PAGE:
U.S. farm economy improving, but challenges remain
I recently attended the USDA Agricultural Outlook Forum in Washington DC. With the backdrop of a weakening U.S. farm economy, U.S. farmers and policy makers have some challenging decisions to navigate through in 2017.
Highlights from the conference are:
The importance of the next Farm Bill
Mike Conaway, chair of the U.S. House Agriculture Committee, highlighted the top three priorities of the next Farm Bill which are adjusting policies for:
- Land conservation
The current Farm Bill introduced net revenue insurance for dairy producers by establishing a floor for profit margins. The new farm bill should “tweak” the current program to offer increased benefits and a bigger return for the contributions dairy producers make to the program. High corn and soybean prices of the past brought land back into production which increased U.S. supplies. Adjustments to the policy would aim to increase the amount of wetland and marginal lands out of production with the added benefit of reducing U.S. crop production.
Declining farm revenue impacting agribusiness
Luke Chandler, John Deere’s Deputy Chief Economist, shared insights about the impacts of the decline in U.S. net farm income on equipment sales. Between 2013 and 2016, John Deere’s net sales declined 34% in Canada and the U.S., and Asia-Pacific was the only region where sales were flat. Despite the current challenges, he noted his optimism as improving world GDP, population growth, urbanization are all driving up world food demand and the need to raise production.
Beef and pork production to increases despite potential caution signs
John S. Nalivka, President of Sterling Marketing Inc., shared insights on packer utilization and available meat supplies, and potential impacts on cattle and hog markets. Currently, average U.S. hog slaughter utilization is at 98% of capacity, and forecast to be 95% in 2017 as production at new facilities start to be running full speed. This will support the projected increase in U.S. hog inventories of 1.5% in 2017. Hog slaughter capacity is forecast to increase roughly 10% by the end of 2018.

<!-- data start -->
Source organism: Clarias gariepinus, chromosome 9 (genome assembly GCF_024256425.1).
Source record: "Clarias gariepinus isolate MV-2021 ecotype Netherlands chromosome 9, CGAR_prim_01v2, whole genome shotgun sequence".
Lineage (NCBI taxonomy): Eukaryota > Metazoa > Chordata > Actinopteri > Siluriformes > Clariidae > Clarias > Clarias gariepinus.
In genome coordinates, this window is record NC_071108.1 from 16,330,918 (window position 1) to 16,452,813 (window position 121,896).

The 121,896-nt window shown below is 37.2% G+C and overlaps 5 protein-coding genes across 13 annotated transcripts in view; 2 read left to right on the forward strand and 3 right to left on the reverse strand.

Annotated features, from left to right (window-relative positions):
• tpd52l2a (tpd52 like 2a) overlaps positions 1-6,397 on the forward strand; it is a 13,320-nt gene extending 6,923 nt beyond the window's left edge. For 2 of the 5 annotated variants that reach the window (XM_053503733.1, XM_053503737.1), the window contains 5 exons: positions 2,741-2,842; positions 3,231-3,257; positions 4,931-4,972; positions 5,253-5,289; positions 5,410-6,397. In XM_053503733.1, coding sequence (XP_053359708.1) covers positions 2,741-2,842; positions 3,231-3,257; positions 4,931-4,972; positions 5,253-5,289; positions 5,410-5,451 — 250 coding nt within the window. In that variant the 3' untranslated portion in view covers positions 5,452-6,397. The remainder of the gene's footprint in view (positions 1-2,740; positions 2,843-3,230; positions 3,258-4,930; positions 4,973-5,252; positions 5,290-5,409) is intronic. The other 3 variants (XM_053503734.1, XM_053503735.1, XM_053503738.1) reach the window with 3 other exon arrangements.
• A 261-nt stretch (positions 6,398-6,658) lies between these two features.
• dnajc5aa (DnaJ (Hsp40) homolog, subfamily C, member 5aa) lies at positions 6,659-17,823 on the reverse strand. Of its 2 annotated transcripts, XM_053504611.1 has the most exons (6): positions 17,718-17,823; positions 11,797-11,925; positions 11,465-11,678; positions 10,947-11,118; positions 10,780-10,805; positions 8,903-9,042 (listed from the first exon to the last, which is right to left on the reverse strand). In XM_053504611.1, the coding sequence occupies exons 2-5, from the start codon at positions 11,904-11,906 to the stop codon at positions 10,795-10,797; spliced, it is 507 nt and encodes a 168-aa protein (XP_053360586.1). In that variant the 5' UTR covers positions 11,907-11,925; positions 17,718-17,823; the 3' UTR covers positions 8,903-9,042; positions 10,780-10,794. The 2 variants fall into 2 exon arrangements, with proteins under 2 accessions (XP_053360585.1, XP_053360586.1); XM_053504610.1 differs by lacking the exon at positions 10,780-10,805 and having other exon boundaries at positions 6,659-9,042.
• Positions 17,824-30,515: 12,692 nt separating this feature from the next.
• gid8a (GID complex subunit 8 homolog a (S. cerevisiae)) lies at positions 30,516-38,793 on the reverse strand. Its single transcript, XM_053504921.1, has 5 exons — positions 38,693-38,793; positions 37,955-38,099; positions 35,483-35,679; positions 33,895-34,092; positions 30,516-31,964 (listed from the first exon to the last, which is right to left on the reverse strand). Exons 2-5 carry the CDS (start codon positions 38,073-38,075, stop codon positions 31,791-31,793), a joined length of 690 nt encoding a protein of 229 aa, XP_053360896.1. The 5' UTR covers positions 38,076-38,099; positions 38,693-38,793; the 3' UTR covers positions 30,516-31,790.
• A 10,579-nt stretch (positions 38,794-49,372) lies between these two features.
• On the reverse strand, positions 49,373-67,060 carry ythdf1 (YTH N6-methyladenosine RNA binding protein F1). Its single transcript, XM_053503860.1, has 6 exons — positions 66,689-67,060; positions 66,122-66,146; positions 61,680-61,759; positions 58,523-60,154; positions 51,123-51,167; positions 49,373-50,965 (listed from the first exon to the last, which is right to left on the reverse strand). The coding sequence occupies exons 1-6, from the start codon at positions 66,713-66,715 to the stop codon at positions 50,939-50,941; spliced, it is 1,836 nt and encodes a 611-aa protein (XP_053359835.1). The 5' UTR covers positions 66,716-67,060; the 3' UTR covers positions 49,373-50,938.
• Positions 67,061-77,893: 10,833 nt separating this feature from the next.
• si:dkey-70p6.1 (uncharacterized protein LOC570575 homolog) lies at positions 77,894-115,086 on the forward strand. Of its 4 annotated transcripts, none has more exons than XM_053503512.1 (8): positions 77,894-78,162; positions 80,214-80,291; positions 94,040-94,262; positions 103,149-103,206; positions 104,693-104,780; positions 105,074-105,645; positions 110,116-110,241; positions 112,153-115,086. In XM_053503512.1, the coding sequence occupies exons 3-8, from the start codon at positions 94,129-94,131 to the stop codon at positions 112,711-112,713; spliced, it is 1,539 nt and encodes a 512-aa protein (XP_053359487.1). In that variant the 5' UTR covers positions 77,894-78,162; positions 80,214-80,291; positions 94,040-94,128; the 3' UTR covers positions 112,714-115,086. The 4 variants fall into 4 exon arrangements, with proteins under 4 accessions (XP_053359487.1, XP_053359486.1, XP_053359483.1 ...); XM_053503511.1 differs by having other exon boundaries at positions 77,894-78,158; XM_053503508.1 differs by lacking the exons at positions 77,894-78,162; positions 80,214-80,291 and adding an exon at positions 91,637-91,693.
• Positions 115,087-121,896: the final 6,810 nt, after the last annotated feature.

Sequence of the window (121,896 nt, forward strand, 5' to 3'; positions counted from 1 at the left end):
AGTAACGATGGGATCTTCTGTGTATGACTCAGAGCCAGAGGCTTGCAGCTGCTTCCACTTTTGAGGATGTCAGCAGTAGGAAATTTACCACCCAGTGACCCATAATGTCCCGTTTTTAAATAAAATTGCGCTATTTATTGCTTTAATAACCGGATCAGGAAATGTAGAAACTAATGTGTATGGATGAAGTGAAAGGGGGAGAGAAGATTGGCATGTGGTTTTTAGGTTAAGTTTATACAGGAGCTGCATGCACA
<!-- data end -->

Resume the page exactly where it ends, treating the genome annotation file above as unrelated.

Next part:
Average beef slaughter utilization is around 93% of capacity, and is projected to decline to 90% in 2017 as a new U.S. plant comes on line in May 2017. Larger slaughter capacity is good news for producers as the U.S. cattle herd size is also building. Per capita supplies of red meat and poultry have increased 6% since 2014 and are expected to increase another 2% in 2017. Increased supplies will put downward pressure on retail prices unless new export markets can be found.
Corn and soybean revenues remain under pressure
Dan Basse, President of AgResource Company, presented his views of the corn and soybean markets for 2017. Forecasts suggest that soybeans will be profitable, the first time since 2014. Corn net revenues are however forecast negative, and adjustments in expenses are required. The top four cost components for corn are:
- Land representing 33.3% of total costs
- Seed (13.2%)
- Nitrogen (13.0%)
- Harvest machinery (11.9%)
Based on these assumptions, it would be expected that downward pressures will remain in the U.S. farmland market in 2017. Our blog will feature the 2017 outlook for Canadian agriculture next week.